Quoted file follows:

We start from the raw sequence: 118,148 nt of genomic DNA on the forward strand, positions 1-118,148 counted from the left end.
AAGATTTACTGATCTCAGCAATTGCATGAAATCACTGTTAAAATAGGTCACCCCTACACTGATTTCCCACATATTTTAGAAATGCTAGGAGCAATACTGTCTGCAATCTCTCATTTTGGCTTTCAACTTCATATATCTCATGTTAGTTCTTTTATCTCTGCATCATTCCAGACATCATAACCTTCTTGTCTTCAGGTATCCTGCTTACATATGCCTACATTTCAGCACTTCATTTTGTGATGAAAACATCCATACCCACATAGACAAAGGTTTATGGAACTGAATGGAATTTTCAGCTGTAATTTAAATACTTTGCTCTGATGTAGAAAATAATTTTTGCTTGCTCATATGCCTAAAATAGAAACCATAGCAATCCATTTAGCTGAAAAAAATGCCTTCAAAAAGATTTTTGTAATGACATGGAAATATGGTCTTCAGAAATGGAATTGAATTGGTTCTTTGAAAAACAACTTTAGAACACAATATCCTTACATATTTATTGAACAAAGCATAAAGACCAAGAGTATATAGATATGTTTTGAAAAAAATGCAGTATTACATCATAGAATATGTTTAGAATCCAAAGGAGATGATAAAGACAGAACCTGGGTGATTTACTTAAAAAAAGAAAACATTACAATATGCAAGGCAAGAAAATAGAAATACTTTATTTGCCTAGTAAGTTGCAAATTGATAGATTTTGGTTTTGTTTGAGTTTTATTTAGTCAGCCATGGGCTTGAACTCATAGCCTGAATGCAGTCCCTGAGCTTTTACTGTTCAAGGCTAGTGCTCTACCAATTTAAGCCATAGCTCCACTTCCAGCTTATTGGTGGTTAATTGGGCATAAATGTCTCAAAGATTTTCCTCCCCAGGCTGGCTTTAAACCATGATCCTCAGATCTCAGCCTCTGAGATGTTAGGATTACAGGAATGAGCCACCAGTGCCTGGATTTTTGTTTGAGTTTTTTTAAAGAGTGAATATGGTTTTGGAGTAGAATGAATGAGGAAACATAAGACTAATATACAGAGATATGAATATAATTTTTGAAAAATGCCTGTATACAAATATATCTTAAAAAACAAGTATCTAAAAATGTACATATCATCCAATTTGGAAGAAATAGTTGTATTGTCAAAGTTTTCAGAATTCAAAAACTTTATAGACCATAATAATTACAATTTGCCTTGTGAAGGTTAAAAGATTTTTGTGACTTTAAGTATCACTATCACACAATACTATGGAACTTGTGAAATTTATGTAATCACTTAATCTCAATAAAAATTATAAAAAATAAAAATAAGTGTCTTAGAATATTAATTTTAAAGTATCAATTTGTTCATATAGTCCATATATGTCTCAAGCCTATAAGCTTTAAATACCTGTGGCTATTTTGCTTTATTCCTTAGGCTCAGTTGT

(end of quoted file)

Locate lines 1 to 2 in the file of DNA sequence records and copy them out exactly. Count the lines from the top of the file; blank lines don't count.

We start from the raw sequence: 118,148 nt of genomic DNA on the forward strand, positions 1-118,148 counted from the left end.
AAGATTTACTGATCTCAGCAATTGCATGAAATCACTGTTAAAATAGGTCACCCCTACACTGATTTCCCACATATTTTAGAAATGCTAGGAGCAATACTGTCTGCAATCTCTCATTTTGGCTTTCAACTTCATATATCTCATGTTAGTTCTTTTATCTCTGCATCATTCCAGACATCATAACCTTCTTGTCTTCAGGTATCCTGCTTACATATGCCTACATTTCAGCACTTCATTTTGTGATGAAAACATCCATACCCACATAGACAAAGGTTTATGGAACTGAATGGAATTTTCAGCTGTAATTTAAATACTTTGCTCTGATGTAGAAAATAATTTTTGCTTGCTCATATGCCTAAAATAGAAACCATAGCAATCCATTTAGCTGAAAAAAATGCCTTCAAAAAGATTTTTGTAATGACATGGAAATATGGTCTTCAGAAATGGAATTGAATTGGTTCTTTGAAAAACAACTTTAGAACACAATATCCTTACATATTTATTGAACAAAGCATAAAGACCAAGAGTATATAGATATGTTTTGAAAAAAATGCAGTATTACATCATAGAATATGTTTAGAATCCAAAGGAGATGATAAAGACAGAACCTGGGTGATTTACTTAAAAAAAGAAAACATTACAATATGCAAGGCAAGAAAATAGAAATACTTTATTTGCCTAGTAAGTTGCAAATTGATAGATTTTGGTTTTGTTTGAGTTTTATTTAGTCAGCCATGGGCTTGAACTCATAGCCTGAATGCAGTCCCTGAGCTTTTACTGTTCAAGGCTAGTGCTCTACCAATTTAAGCCATAGCTCCACTTCCAGCTTATTGGTGGTTAATTGGGCATAAATGTCTCAAAGATTTTCCTCCCCAGGCTGGCTTTAAACCATGATCCTCAGATCTCAGCCTCTGAGATGTTAGGATTACAGGAATGAGCCACCAGTGCCTGGATTTTTGTTTGAGTTTTTTTAAAGAGTGAATATGGTTTTGGAGTAGAATGAATGAGGAAACATAAGACTAATATACAGAGATATGAATATAATTTTTGAAAAATGCCTGTATACAAATATATCTTAAAAAACAAGTATCTAAAAATGTACATATCATCCAATTTGGAAGAAATAGTTGTATTGTCAAAGTTTTCAGAATTCAAAAACTTTATAGACCATAATAATTACAATTTGCCTTGTGAAGGTTAAAAGATTTTTGTGACTTTAAGTATCACTATCACACAATACTATGGAACTTGTGAAATTTATGTAATCACTTAATCTCAATAAAAATTATAAAAAATAAAAATAAGTGTCTTAGAATATTAATTTTAAAGTATCAATTTGTTCATATAGTCCATATATGTCTCAAGCCTATAAGCTTTAAATACCTGTGGCTATTTTGCTTTATTCCTTAGGCTCAGTTGT